Description of Messaging formats
A plain text message is the most accepted form of messaging format. All e-mail message readers can display text messages in plain text format.
Rich Text Format (RTF)
Exchange 2003 uses a different format of RTF messaging for messages that are delivered between Microsoft Outlook users. However, RTF is only readable by Outlook.
HTML mail is a recent implementation that makes it possible to display rich content in a message. When you use the HTML mail format, the message is sent as an HTML page, complete with tags to change the appearance of the text. The recipient's e-mail client program then formats and displays the HTML.
Plain text and HTML
Exchange 2003 can send messages to external domains as both plain text and HTML. This format appears correctly on both types of client. However, the messages become two times as large and processing takes longer. You may be able to view both the plain text and the HTML in the replies to the message.
MIME and uuencode
MIME and user-to-user encoding (uuencode) are two different methods of sending binary attachments with messages. Early e-mail client programs used uuencode as the default message format. However, most current e-mail client programs support MIME.
Message text word wrapping
Although this format is not strictly an e-mail messaging format, some earlier versions of e-mail messaging clients require that a line break is placed after the seventy-sixth or seventy-seventh character. If you do not perform this procedure, those clients can only view the first 76 characters of each line. As a result, large portions of the message may not appear.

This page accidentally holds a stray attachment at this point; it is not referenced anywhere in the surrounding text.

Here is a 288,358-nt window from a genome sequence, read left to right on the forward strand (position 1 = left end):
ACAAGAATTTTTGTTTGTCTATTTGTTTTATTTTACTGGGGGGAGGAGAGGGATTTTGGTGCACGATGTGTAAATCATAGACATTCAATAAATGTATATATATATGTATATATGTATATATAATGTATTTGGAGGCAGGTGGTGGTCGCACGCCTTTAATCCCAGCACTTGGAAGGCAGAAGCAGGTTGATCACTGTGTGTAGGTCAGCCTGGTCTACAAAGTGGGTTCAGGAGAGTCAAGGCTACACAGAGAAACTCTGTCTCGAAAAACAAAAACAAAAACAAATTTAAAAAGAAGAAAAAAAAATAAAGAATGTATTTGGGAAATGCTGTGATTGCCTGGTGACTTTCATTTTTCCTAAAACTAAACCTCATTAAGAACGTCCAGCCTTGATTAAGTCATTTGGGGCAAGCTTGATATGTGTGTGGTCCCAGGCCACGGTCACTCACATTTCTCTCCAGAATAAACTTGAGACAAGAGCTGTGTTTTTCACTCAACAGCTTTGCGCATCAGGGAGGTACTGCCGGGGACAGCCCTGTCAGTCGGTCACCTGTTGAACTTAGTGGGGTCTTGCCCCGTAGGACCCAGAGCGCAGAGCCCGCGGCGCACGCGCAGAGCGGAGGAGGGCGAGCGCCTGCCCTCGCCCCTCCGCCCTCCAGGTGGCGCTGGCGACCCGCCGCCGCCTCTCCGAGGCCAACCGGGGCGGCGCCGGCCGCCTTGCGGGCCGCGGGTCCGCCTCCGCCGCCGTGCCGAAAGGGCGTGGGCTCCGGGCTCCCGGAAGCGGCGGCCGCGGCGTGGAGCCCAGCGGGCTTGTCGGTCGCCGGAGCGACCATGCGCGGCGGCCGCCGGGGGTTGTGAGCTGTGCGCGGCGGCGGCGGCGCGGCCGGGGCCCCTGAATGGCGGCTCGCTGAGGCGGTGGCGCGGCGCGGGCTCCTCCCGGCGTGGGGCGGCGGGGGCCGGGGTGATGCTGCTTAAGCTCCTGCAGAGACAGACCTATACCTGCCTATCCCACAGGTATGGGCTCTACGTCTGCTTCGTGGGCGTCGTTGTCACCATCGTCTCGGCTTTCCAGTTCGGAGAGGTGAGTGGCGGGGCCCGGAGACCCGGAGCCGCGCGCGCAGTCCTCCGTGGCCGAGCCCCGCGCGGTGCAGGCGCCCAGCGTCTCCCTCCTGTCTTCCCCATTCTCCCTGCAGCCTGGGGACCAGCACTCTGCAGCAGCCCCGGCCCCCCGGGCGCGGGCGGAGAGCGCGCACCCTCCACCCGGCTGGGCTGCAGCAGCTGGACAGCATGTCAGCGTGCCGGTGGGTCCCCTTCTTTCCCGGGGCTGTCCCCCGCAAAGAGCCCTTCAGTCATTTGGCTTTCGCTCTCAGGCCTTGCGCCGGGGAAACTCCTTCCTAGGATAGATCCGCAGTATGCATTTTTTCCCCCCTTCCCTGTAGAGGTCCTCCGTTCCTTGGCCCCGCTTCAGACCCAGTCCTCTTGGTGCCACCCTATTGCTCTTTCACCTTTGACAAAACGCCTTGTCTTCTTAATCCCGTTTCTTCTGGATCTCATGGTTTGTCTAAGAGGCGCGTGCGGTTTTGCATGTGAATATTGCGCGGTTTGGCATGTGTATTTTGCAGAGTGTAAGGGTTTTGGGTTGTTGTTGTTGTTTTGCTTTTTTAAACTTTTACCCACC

Figure 2: Message Format
There is one default setting for Message formats for all outgoing e-mails. You can choose between MIME and UUENcode format.
If your non-Exchange users work with Microsoft Office Outlook in an IMAP4 configuration, select Provide message body as plain text. If the mail clients of your non-Exchange users do not support MAPI but support HTML-formatted messages, select the Provide message body as HTML option or the Both option to provide the message body both as plain text and as HTML (attention: significantly larger e-mails are the result).
MIME types only apply to MAPI clients, such as Outlook 2003, when they are sending e-mail to, or receiving e-mail from, non-MAPI Internet clients, such as Outlook Express.
There are some more settings that you can choose when sending messages as RTF format as you can see in the following figure.
Figure 3: Advanced settings
Exchange rich-text format
Under Exchange rich-text format, select Always use if the messaging clients of the e-mail recipient support MAPI (such as Microsoft Outlook in an IMAP4 configuration). If recipients work with non-MAPI clients, select Never use. The default, Determined by individual user settings, allows the sender of the e-mail to decide whether to send Exchange rich-text information.
Message text word wrap
Under Message text word wrap, Never use is selected by default. If the messaging clients of the recipient impose a maximum number of characters per line in SMTP messages, select Use at column and specify the number of characters per line in the corresponding text box.
Using individual message format settings for special domains
If you must use different Message formats for some special e-mail domains that use different mail systems or mail clients it is possible to create additional e-mail domains. For every additional e-mail domain you can specify individual Message Format settings.
I hope you now understand Exchange Message formats, message conversion and e-mail delivery to non Outlook clients a little better.